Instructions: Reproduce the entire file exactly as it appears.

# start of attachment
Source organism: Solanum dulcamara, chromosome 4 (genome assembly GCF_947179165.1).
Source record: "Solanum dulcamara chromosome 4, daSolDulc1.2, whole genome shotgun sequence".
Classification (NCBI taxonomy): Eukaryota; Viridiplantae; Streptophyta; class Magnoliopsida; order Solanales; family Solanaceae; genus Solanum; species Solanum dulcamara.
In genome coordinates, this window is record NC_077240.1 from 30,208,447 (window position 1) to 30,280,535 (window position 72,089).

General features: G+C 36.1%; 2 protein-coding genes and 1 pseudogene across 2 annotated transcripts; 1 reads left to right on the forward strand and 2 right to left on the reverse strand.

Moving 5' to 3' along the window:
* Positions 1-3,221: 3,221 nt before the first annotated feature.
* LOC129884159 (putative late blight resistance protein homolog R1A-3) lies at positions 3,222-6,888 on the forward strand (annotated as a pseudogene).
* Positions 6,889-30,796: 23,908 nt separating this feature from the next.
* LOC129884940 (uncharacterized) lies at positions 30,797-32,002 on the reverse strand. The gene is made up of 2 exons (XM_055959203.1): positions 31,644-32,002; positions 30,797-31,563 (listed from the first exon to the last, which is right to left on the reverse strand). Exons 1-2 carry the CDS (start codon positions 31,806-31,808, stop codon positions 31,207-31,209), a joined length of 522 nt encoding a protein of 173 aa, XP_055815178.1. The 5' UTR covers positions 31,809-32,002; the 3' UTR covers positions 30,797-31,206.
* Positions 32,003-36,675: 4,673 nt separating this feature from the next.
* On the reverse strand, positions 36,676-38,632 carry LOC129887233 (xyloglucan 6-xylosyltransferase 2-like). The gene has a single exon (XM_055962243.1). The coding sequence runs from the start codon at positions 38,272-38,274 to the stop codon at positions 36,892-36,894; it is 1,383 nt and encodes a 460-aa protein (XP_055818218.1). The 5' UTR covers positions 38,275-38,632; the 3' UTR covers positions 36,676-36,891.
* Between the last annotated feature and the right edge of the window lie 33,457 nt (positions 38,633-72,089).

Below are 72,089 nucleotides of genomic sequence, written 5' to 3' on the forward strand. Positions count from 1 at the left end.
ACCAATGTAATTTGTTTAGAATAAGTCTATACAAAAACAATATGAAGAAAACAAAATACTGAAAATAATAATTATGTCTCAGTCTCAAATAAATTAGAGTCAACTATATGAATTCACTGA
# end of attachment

Source organism: Solanum dulcamara, chromosome 4 (genome assembly GCF_947179165.1).
Source record: "Solanum dulcamara chromosome 4, daSolDulc1.2, whole genome shotgun sequence".
Classification (NCBI taxonomy): Eukaryota; Viridiplantae; Streptophyta; class Magnoliopsida; order Solanales; family Solanaceae; genus Solanum; species Solanum dulcamara.
In genome coordinates, this window is record NC_077240.1 from 30,208,447 (window position 1) to 30,280,535 (window position 72,089).

General features: G+C 36.1%; 2 protein-coding genes and 1 pseudogene across 2 annotated transcripts; 1 reads left to right on the forward strand and 2 right to left on the reverse strand.

Moving 5' to 3' along the window:
* Positions 1-3,221: 3,221 nt before the first annotated feature.
* LOC129884159 (putative late blight resistance protein homolog R1A-3) lies at positions 3,222-6,888 on the forward strand (annotated as a pseudogene).
* Positions 6,889-30,796: 23,908 nt separating this feature from the next.
* LOC129884940 (uncharacterized) lies at positions 30,797-32,002 on the reverse strand. The gene is made up of 2 exons (XM_055959203.1): positions 31,644-32,002; positions 30,797-31,563 (listed from the first exon to the last, which is right to left on the reverse strand). Exons 1-2 carry the CDS (start codon positions 31,806-31,808, stop codon positions 31,207-31,209), a joined length of 522 nt encoding a protein of 173 aa, XP_055815178.1. The 5' UTR covers positions 31,809-32,002; the 3' UTR covers positions 30,797-31,206.
* Positions 32,003-36,675: 4,673 nt separating this feature from the next.
* On the reverse strand, positions 36,676-38,632 carry LOC129887233 (xyloglucan 6-xylosyltransferase 2-like). The gene has a single exon (XM_055962243.1). The coding sequence runs from the start codon at positions 38,272-38,274 to the stop codon at positions 36,892-36,894; it is 1,383 nt and encodes a 460-aa protein (XP_055818218.1). The 5' UTR covers positions 38,275-38,632; the 3' UTR covers positions 36,676-36,891.
* Between the last annotated feature and the right edge of the window lie 33,457 nt (positions 38,633-72,089).

Below are 72,089 nucleotides of genomic sequence, written 5' to 3' on the forward strand. Positions count from 1 at the left end.
ACCAATGTAATTTGTTTAGAATAAGTCTATACAAAAACAATATGAAGAAAACAAAATACTGAAAATAATAATTATGTCTCAGTCTCAAATAAATTAGAGTCAACTATATGAATTCACTGA